Our fully loaded Touring featured two option packs, the $3500 premium package offering side window sunshades, ski bag, heated rear seats, park distance control and the killer Harmon Kardon Logic 7 Sound System. The pricey M sport package ($6,500.. gulp!) gives you fancy 18-inch double spoke alloy wheels, sports seats, the snazzy M aero package and the ‘interesting' metallic cube interior trim. Also handy was the remote operated power tailgate.

Technological highlights

On the engine front, the 530xi features an all-new 3.0-litre inline six producing 255 horsepower. The power output is achieved using throttle-less Valvetronic valve train (try saying that a few times), and a redesigned three stage intake manifold. Extensive use of magnesium and aluminum in the engine block and water jacket makes for an impressive 25 percent weight reduction off the previous power plant.

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This translates into somewhat of a trade-off for the extra hardware in the all-wheel xdrive system. Also, note BMW claims fuel consumption is reduced by 10 percent as a result of the engine valve and manifold technology.

The 530's xDrive system is similar to the hardware found on the BMW X3 and X5, however there are a few differences; a gear drive replaces the chain drive in the 530xi and the system is electronically controlled and uses a multiplate clutch for infinite variation in the front/rear power ratio. It works with BMW's Dynamic Stability Control (DSC), using computers and sensors to adjust the distribution of power. In certain situations the DSC kicks in and applies braking action on a single wheel, and with the xDrive, automatically redirects torque to the wheel opposite it when it needs to correct. In low traction and sliding ice the 530xi car can keep moving even if only one wheel has traction.

Interior design

The cabin has a mild 7-Series look to it with an imposing, neat, and slightly overdone interior. It's the kind of interior that makes you afraid to eat a cookie in it. You'd expect some kind of contraption to emerge from the dashboard, snatch it from you, tidy up the crumbs, and slap you in the mouth as punishment. It's all so... neat and tidy.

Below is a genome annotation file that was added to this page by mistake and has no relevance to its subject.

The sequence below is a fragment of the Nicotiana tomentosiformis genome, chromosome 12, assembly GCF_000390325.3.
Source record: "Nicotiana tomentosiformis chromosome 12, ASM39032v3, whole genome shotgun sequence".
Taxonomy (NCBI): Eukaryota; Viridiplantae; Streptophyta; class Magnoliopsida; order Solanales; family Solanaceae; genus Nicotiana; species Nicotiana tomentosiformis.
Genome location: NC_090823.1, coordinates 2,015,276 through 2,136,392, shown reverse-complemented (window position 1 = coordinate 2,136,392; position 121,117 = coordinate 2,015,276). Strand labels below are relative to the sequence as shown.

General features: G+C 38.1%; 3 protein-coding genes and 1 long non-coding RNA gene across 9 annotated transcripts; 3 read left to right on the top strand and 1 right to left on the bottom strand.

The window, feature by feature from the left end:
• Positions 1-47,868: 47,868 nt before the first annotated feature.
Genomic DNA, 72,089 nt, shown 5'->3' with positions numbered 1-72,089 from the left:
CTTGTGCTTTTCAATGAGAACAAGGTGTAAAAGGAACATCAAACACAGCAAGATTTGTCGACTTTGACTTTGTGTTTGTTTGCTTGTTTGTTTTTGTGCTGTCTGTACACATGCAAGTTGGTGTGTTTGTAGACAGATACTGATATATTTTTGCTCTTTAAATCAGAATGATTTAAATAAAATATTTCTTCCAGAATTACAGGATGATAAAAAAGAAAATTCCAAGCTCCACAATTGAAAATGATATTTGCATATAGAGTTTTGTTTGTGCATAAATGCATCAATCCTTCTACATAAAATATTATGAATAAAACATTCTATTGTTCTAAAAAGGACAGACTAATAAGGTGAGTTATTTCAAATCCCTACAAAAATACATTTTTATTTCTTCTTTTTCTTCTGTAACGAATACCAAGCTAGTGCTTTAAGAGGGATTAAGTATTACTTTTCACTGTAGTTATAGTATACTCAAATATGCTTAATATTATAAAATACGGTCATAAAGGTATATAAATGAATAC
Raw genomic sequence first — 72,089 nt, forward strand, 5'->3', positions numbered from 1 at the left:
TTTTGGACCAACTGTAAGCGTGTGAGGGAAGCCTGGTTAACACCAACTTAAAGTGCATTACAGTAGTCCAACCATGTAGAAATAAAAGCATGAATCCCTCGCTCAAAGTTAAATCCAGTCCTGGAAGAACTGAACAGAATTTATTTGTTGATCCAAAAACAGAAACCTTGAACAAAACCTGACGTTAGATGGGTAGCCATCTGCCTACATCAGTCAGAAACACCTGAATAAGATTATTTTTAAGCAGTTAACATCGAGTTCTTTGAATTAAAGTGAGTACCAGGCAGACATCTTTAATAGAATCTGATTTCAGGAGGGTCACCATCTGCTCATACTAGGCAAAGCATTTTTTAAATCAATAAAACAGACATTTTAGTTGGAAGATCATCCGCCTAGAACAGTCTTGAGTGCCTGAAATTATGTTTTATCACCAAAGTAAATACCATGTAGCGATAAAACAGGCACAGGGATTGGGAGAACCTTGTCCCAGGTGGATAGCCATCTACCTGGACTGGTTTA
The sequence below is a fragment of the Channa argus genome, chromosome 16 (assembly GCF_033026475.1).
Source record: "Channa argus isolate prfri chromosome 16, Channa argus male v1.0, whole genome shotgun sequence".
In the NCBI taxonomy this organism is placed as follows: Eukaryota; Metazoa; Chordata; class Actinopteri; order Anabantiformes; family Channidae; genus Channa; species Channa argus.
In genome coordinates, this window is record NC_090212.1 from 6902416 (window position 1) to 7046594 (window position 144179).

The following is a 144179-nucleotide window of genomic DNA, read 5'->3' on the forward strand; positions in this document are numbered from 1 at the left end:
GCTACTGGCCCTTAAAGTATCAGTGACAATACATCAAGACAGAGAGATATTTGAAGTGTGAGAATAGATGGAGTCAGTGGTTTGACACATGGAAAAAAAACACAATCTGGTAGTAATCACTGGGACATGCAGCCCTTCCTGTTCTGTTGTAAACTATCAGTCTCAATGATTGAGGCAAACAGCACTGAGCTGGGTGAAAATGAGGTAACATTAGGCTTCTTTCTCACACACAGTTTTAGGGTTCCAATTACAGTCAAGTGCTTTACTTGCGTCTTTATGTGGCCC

The dashboard and centre console and even the door trim panels were decked out in an interesting aluminum trim with a textured cubed surface. It's nicely done, but adds to the obsessive style of the cabin. Yes, everything is in the right place ergonomically although I have a couple of minor gripes: the knobs for the stereo are too small and the cheap rubbery feel is at odds with rest of the car. The indicator turn signals are finicky sometimes and won't return to the rest position smoothly, and the rear-view mirror is stiff to adjust.

With regards to the idrive, although this version is easier to use (my six-year old son figured out how to use the mouse and screen to change between CD and radio within a minute... the little bugger), I think a full set of conventional controls for the climate, navigation and audio systems should be present in full on the car. I say this because older buyers who may use a computer and mouse at work really don't want to use one in the car after a long day at work. Some people I've spoken too are more concerned that taking your eyes off the road to look at the screen to execute a function is not a good idea. Others are more blunt, saying nothing beats the simplicity, speed or tactile feel of good old-fashioned knobs or sliding controls. They do have a point: you won't operate a computer with car-like knobs, switches or buttons, so why use a mouse to operate car functions?